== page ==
Just a few weeks ago, during the election campaign, one could get the impression that Spain was a modern country. The government’s achievements in women’s rights have been praised around the world. Spain’s Equal Opportunities Minister Irene Montero celebrated her draft law, which is intended to make sick leave easier for people with severe menstrual cramps. We also have her to thank for the “sexual freedom” package of laws, which tightens sex crimes. When a man has sex with a woman who does not clearly consent, it is considered rape. The “Only yes means yes” law was considered a milestone in women’s rights. This is not the case in any other European country. Spain was considered a pioneer, a champion.

Now Spain’s women have actually become champions in another discipline, even world champions – in women’s football. For the first time in the country’s history. But the joy of the victory has long since given way to outrage. Because the President of the Spanish Football Association, Luis Rubiales, kissed the offensive player Jennifer Hermoso on the mouth without being asked during the victory celebration in front of the cameras. He acts like it’s the most normal thing in the world, even though the number ten player feels “vulnerable and the victim of an assault, an impulsive, macho act that was inappropriate and that I didn’t consent to.”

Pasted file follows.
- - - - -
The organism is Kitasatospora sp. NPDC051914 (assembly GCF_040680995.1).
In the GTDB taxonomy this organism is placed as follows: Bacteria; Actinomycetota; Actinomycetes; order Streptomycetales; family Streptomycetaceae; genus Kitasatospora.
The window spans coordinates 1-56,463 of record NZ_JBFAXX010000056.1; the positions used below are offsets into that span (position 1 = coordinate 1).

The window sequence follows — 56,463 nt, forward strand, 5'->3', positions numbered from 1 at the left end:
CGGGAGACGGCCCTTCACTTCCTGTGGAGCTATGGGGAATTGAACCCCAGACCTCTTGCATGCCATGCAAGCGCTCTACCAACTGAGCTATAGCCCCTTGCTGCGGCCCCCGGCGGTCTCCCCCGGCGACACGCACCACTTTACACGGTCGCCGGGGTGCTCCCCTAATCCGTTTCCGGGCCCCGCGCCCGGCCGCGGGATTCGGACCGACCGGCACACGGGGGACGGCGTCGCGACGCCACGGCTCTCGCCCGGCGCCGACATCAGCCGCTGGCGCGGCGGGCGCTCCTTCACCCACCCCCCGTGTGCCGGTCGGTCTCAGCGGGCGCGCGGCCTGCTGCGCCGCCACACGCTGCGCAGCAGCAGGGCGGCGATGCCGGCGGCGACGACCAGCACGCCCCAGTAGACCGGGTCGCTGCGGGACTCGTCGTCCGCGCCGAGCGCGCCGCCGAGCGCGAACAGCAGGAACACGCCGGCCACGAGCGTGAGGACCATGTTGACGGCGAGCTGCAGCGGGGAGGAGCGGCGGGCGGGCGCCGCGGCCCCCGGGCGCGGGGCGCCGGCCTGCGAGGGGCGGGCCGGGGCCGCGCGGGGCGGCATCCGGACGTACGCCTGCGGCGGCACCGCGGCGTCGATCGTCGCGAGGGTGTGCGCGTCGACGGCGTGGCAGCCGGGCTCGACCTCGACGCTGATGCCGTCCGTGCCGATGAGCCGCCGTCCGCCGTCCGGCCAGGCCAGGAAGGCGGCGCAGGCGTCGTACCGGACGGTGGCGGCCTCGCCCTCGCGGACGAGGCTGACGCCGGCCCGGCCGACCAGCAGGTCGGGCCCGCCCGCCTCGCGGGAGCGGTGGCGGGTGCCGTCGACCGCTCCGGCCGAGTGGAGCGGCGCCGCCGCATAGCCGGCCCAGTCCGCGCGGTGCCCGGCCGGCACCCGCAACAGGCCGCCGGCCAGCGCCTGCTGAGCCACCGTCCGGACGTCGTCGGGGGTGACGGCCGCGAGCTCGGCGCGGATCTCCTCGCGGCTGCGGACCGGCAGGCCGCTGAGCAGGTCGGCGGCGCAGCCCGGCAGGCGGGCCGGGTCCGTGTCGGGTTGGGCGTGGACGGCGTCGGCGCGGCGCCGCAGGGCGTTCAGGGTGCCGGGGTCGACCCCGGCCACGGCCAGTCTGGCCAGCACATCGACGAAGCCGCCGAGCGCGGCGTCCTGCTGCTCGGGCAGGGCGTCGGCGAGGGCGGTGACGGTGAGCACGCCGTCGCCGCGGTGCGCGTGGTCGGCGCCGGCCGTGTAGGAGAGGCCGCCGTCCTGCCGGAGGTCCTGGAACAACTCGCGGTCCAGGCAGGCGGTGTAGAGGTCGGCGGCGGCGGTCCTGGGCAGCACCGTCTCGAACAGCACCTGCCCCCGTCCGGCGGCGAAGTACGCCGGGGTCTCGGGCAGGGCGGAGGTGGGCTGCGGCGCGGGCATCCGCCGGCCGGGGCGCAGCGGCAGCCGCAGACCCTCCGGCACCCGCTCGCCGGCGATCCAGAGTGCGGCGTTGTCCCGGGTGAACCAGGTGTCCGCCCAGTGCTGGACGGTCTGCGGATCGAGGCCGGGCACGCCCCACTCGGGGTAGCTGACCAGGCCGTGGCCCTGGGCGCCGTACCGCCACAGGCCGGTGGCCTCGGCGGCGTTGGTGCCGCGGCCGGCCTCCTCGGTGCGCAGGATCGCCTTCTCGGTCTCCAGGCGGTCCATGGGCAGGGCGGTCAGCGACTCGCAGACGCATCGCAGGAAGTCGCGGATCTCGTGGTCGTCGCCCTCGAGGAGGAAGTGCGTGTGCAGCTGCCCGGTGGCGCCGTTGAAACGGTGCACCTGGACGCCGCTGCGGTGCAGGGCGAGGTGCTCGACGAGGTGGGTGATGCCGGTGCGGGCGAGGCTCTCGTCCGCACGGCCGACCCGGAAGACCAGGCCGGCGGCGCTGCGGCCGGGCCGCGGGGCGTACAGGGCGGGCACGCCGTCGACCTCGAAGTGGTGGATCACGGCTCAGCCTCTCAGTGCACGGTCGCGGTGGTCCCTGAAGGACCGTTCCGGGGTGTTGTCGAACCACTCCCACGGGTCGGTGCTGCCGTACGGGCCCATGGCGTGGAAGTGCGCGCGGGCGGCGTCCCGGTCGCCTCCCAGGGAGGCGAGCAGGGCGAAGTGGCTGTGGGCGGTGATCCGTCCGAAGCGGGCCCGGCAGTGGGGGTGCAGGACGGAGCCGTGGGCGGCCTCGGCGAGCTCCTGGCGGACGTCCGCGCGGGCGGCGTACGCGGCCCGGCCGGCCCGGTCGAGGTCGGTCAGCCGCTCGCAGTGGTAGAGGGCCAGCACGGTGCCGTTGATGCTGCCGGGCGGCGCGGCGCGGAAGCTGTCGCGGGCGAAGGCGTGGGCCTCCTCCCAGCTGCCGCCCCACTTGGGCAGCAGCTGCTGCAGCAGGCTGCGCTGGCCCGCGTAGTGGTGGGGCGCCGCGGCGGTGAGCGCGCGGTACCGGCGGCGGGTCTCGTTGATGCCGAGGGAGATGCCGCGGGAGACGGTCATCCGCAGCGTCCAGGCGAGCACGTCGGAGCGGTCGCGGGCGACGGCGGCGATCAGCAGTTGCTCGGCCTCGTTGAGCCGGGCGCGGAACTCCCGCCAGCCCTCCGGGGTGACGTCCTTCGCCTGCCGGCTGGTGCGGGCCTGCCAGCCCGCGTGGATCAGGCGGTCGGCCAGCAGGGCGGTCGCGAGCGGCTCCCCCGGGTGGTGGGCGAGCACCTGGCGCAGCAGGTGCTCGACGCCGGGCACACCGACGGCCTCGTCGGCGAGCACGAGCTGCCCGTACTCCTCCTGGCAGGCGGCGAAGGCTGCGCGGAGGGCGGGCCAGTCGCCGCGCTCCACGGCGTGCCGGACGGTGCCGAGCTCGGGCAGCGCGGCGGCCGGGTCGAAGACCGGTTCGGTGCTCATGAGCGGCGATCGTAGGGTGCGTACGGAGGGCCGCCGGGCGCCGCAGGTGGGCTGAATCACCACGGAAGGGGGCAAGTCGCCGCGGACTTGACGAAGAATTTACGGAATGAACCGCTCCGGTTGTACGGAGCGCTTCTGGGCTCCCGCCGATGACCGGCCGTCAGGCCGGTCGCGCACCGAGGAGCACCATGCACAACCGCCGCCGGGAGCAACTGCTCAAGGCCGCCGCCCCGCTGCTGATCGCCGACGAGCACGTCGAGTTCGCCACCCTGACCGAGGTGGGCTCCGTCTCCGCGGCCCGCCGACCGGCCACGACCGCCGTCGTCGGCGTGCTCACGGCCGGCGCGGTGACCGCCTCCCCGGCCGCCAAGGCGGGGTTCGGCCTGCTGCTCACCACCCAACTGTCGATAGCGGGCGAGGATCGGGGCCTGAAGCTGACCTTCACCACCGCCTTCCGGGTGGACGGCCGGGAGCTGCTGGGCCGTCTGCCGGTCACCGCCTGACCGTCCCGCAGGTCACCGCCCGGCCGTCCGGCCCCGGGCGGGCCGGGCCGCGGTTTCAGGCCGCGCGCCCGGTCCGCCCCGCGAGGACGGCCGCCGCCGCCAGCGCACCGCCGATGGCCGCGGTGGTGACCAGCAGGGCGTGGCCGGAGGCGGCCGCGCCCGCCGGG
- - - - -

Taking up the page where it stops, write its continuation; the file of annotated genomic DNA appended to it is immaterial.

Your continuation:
That Rubiales is still in office a week after this incident is not just a scandal. It also shows that the southern European country is still a long way from realizing women’s rights. It does exist on paper. Rather, it seems that Spain still lives up to the cliché that many Central Europeans have: a Catholic macho country where the men call the shots and the women lose out.